Not nearly at the bottom

Gloom-and-doom numbers banied about on our schools distort reality
East Valley Tribune
Monday, March 31, 2003

There is a lot of misinformation being advanced about education funding through the misuse of statistics. I would like to straighten out a few things about what’s really been done to fund our schools and where Arizona ranks nationally in meaningful categories.

The public is constantly being bombarded with the assertions that the legislature has failed to adequately fund public education over the years and that Arizona is near the bottom nationally in support for education. The truth is that Arizona has put dollars into education, and in meaningful categories, our state ranks fairly well.

Since 1994, the state has increased funding to education for day-to-day operations by 25 percent above population growth and inflation, from $1.6 billion to over $3 billion in 2003. OK, education funding has gone up every year. So what about those statistics we keep hearing, and more importantly, what about the effectiveness of our public schools?

We always hear that Arizona ranks 47 th or 48 th nationally in education funding. This very popular number is very much misused, considering (based on 2000-01 information from the National Education Association, the U.S. Department of Commerce, the American Federation of Teachers, Arizona Tax Research Association and the National Center for Education Statistics) that Arizona actually ranks:

• First in the average salary of instructional staff on a cost of living basis, which includes the salaries of teachers, principals, counselors, librarians, aides, etc.

• First in dollars spent for capital improvements per pupil.

• 10th in dollars spent for capital improvements.

• 21st in total dollars spent on K-12.

• 23rd in dollars spent for administration.

• 24th in dollars spent on current operating expenses.

• 25th in average teacher’s salary, taking into account the cost of living.

Further, Arizona ranked 18 th for academic achievement of its students, according to the bipartisan American Legislative Exchange Council.

So what is that misused number that puts Arizona near the national basement? It is a figure that divides dollars spent for day-to-day operations by the number of pupils in public schools. But this calculation looks at education spending in a vacuum. The "per pupil" comparisons are meaningless and misleading because while other states may purport to spend more per pupil, the calculation does not take into account either cost of living adjustments or uniformity as to which funding categories go into the calculation from state to state (for example, Arizona is first in capital expenditures per pupil, but those dollars are not used in the "popular" per pupil calculations). Nor does it reflect the actual investment of dollars to the classroom from school district to school district or state to state, or actual student achievement.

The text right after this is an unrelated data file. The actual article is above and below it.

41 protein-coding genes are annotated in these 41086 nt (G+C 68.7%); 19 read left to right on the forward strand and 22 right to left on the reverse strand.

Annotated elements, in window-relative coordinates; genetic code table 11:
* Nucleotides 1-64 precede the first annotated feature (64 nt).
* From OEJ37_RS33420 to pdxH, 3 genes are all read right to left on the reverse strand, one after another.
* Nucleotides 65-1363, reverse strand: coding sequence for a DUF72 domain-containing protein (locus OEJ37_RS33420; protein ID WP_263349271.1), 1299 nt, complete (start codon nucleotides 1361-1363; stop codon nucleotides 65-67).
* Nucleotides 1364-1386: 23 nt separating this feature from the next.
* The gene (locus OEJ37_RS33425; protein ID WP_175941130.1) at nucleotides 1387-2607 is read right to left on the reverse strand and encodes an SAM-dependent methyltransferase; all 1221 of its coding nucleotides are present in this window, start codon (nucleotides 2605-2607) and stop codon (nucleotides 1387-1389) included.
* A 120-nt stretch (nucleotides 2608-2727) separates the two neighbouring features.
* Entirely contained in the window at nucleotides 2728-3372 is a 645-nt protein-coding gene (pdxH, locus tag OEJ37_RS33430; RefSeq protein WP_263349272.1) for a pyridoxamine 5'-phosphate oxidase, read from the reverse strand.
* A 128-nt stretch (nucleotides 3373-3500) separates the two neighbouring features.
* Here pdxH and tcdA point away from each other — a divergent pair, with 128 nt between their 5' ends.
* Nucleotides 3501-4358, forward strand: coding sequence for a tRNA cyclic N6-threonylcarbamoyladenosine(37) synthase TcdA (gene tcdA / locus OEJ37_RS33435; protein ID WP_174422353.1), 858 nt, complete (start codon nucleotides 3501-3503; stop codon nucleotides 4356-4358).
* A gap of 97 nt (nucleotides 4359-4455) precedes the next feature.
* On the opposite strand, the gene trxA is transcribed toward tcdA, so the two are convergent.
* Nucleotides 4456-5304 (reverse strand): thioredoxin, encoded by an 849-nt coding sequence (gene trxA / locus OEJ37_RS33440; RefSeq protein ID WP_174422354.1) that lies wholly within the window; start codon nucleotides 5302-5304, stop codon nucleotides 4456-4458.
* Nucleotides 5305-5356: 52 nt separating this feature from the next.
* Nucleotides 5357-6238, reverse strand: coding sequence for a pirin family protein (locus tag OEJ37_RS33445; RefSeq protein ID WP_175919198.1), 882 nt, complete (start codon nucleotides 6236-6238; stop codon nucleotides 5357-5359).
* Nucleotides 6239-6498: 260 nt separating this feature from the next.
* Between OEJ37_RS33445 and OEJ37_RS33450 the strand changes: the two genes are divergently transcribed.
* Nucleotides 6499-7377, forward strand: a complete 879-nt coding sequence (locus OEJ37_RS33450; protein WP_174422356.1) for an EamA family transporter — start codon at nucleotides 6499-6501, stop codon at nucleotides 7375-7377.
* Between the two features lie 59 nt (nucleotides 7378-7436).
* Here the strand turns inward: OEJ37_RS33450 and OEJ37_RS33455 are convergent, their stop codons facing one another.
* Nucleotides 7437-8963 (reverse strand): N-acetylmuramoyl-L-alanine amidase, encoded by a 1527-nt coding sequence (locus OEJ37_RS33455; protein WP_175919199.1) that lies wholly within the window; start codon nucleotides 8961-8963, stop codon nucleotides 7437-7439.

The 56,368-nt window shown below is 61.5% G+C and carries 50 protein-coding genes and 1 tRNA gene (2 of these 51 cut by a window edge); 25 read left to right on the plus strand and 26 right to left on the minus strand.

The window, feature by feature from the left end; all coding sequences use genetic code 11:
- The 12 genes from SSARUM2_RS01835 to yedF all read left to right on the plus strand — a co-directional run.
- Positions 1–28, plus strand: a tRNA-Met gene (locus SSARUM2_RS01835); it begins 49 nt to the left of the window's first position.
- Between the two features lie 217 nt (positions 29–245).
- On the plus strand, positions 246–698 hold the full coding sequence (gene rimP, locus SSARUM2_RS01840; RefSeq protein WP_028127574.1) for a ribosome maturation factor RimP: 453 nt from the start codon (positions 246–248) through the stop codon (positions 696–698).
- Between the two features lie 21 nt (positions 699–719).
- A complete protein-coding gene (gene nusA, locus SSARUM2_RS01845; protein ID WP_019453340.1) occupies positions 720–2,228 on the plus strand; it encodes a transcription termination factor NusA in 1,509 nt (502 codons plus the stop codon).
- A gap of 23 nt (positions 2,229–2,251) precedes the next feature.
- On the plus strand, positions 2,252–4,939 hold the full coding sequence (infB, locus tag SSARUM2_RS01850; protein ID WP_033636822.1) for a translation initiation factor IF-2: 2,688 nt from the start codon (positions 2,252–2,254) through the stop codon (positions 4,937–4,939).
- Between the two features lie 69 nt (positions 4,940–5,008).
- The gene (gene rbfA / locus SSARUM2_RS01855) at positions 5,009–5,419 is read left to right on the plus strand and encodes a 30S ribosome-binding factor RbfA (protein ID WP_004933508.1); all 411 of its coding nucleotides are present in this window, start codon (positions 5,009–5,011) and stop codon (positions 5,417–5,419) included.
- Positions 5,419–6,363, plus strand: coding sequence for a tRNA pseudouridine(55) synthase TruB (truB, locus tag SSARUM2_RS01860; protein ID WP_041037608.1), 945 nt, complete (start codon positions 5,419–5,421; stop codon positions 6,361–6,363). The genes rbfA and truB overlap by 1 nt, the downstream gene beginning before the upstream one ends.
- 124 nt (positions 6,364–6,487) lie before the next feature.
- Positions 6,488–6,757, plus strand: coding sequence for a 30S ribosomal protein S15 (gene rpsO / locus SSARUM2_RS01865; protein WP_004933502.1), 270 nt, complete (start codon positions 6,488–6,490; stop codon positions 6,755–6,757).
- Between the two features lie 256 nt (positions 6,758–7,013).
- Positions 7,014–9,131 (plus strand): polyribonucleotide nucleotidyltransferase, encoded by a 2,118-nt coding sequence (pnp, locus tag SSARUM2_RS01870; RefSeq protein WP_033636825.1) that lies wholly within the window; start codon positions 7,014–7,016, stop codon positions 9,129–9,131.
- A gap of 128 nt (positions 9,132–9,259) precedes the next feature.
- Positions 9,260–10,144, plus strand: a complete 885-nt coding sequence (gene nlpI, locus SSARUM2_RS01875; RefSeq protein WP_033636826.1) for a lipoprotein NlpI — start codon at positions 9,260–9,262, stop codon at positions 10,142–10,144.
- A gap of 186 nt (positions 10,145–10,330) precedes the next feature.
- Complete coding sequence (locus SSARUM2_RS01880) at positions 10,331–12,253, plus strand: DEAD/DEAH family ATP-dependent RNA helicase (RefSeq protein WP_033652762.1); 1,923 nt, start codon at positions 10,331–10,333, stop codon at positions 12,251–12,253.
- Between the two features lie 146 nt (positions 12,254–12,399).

In all key categories that actually compare "apples to apples," Arizona ranks in the upper half nationally. Even in total dollars spent on K-12, not taking population into account, Arizona ranks 21 st. The more legitimate issue is not so much the amount we are spending as where it is going. An awful lot clearly goes to school construction and administration at a time when maximizing dollars to the classroom should be the primary focus.

With constitutional responsibility for balancing the state’s budget resting with the Legislature, this time of deficit crisis demands that we direct funds to our core priorities of education, health care and public safety. Inextricably connected to this effort is that the use of available dollars be as efficient and effective as possible within those priorities. For education this means districts concentrating money on teachers and classroom supplies.

We must also keep in mind that overall dollars are finite, and that we can’t simply borrow and spend our way to the place Gov. Napolitano’s 2004 budget would lead us — a billion-dollar plus tax increase in 2005 that would devastate hard-working families and hamper a struggling economic recovery. It would also be a disaster for our education system. Oregon recently went down this road. A $725 million tax hike was soundly rejected by voters, resulting in a real $95 million cut to K-12 funding and the layoffs or attrition of 600 public school teachers!

We must not be seduced into spending money that we don’t have based upon numbers that misrepresent both the level of commitment this state has exhibited to fund education and the effectiveness of that funding. Should we put as much money as possible into our schools Of course! That’s why even just the initial proposal from the appropriations chairman increases funding to education by $195 million! Even as to this, the analyses are on-going, but let’s not also forget that the governor controls billions of federal dollars that, contrary to her repeated campaign promises, she refuses to put on the table for education and other priorities.

Should we strive to rank ever higher in meaningful categories? Of course! But we must stop viewing the status of our education system, and its funding, through a skewed perspective that prevents us from focusing on the real issues of being accountable locally for directing dollars to the classroom and for the state to responsibly address Arizona’s budget deficit.

Let’s not be misled down the path to an Oregon-like disaster for our schools and our great state.

State Sen. Marilyn Jarrett (R-Mesa) is the Senate majority whip and can be reached at mjarrett@